The deal now goes to a special committee of Paramount’s board for their approval. The committee received the NAI-Skydance deal terms around 5 p.m. Eastern Tuesday. It was not clear when the board members would vote on the latest proposal.

After months of back-and-forth, Paramount’s independent board members had tentatively approved the Paramount portion of the deal in late May. About a week later, that deal was scuttled by Redstone. At the time, National Amusements said it was encouraged by the triumvirate of division heads installed to run the company as its “Office of the CEO.” The trio last week held a town hall meeting with Paramount employees to share their “going-forward” plan, which includes $500 million in cost-cutting including layoffs.

Paramount boasts some of the most historic brands in entertainment, including the 112-year-old Paramount Pictures movie studio, known for landmark films such as “The Godfather” and “Chinatown.” The company owns the CBS television network and stations including KCAL-TV (Channel 9) and KCBS-TV (Channel 2). Its once-vibrant cable channels such as Nickelodeon, TV Land, BET, MTV and Comedy Central have been losing viewers.

Paramount’s independent board committee had agreed in May to entertain a competing $26-billion offer from Sony Pictures Entertainment and Apollo Global Management. The bid, which would have retired all shareholders and paid off Paramount’s debt, initially was a favorite among many investors.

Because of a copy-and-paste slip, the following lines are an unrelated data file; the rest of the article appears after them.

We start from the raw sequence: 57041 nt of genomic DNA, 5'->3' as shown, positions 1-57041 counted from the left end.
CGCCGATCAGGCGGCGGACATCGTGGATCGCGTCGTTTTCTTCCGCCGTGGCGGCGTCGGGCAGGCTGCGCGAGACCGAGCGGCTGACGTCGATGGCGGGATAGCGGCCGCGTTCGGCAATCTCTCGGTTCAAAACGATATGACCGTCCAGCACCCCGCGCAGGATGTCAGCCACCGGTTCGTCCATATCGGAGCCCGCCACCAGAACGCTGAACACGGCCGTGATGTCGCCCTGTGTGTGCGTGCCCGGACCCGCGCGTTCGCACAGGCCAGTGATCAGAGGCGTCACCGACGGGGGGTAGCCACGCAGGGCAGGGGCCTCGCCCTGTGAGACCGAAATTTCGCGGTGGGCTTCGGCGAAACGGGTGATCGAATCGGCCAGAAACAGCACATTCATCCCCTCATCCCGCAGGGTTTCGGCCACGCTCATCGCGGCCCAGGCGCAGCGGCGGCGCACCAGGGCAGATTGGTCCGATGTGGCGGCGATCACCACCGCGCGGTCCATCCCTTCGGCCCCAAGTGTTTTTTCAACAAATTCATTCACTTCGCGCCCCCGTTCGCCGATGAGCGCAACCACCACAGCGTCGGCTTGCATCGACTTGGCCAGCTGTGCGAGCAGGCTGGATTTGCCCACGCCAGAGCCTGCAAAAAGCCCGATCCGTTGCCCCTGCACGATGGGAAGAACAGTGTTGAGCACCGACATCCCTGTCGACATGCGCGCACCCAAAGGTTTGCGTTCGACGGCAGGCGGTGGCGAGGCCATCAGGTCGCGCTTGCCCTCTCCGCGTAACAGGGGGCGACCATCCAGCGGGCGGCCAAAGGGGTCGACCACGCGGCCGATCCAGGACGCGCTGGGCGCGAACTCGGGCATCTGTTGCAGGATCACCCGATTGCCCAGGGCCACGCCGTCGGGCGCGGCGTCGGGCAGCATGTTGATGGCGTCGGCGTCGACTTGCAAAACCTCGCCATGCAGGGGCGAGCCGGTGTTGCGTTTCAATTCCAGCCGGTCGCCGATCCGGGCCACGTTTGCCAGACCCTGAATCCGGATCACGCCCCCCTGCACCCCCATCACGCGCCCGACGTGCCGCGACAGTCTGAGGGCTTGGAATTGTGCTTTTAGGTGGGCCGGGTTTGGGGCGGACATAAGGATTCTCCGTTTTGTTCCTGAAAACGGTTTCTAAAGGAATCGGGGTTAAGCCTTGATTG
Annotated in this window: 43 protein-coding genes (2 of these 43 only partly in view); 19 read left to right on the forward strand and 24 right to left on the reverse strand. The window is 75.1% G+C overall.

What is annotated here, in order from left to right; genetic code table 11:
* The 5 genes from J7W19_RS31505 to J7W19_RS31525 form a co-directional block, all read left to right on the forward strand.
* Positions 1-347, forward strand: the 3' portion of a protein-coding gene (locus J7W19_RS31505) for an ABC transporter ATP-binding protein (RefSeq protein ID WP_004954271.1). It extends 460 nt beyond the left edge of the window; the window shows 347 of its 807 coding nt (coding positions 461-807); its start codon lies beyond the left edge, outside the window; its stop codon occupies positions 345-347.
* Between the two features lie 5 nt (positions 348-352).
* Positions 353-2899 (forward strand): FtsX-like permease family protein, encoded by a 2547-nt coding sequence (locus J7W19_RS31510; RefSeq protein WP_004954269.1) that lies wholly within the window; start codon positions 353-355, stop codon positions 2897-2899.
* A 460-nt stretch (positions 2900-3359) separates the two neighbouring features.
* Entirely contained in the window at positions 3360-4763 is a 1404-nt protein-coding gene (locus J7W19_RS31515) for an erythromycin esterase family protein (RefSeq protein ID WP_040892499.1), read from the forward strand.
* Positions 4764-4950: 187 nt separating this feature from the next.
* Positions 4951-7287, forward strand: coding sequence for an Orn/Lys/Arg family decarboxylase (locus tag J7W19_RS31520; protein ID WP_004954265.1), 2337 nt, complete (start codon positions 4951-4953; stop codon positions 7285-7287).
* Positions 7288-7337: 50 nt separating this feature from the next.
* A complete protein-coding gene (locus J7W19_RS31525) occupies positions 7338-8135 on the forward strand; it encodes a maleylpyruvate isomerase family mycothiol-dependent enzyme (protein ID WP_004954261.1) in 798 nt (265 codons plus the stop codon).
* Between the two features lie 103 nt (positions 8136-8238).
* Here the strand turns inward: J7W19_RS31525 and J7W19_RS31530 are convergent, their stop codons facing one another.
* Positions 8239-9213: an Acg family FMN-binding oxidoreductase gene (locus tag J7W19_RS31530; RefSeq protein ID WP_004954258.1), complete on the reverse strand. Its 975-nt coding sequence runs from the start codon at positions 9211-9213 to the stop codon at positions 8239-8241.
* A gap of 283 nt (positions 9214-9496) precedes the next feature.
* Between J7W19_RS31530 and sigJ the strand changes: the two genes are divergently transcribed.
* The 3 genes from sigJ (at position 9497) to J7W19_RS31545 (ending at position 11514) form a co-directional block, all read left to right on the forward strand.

But that bid lost steam as Sony executives grew increasingly wary of taking over a company that relies on declining traditional TV channels.

Other potential buyers for National Amusements surfaced in recent months, complicating the decision for Redstone, who has overseen the family’s empire since her father began dealing with health issues eight years ago. Sumner Redstone died in 2020. The other suitors had proposed paying the family more than what was contained in the Skydance proposal.

The list of potential suitors included former top Seagram and Warner Music executive Edgar Bronfman Jr.; Hollywood producer Steven Paul (“Ghost in the Shell,” “Baby Geniuses”); and Barry Diller, who famously lost a bidding war for Paramount to Sumner Redstone in 1994.

Many in Hollywood — film producers, writers and agents — have been rooting for the Skydance takeover, believing it represents the best chance to preserve Paramount as an independent company. Apollo and Sony were expected to break up the enterprise, with Sony absorbing the movie studio into its Culver City operation.

Shari Redstone long preferred the arrangement offered by Ellison because she hoped to keep the media empire together.

Ellison first approached Redstone about making a deal last summer, and talks became known in December. He was attracted to the deal, in part, because of his past collaborations with Paramount Pictures and the allure of combining their intellectual properties as well as the cachet of owning a historic studio, analysts said.

In addition to such cinematic landmarks as “The Godfather” movies and “Ferris Bueller’s Day Off,” Paramount’s rich history contains popular franchises including “Transformers,” “Star Trek,” “South Park” and “Paw Patrol.”

Ellison’s father, Larry Ellison, is said to be contributing financing to the deal.

Once the transaction is finalized, Ellison’s plan has long been for Paramount to acquire his Santa Monica-based Skydance Media, which has sports, animation and gaming as well as television and film production.

Ellison is expected to run Paramount as its chief executive.

The handover to Skydance would require the approval of regulators.

Paramount’s stock rose 7% to $11.47 a share in after hours trading.

Paramount Global did not immediately offer comment.

Source link

About The Author

Scroll to Top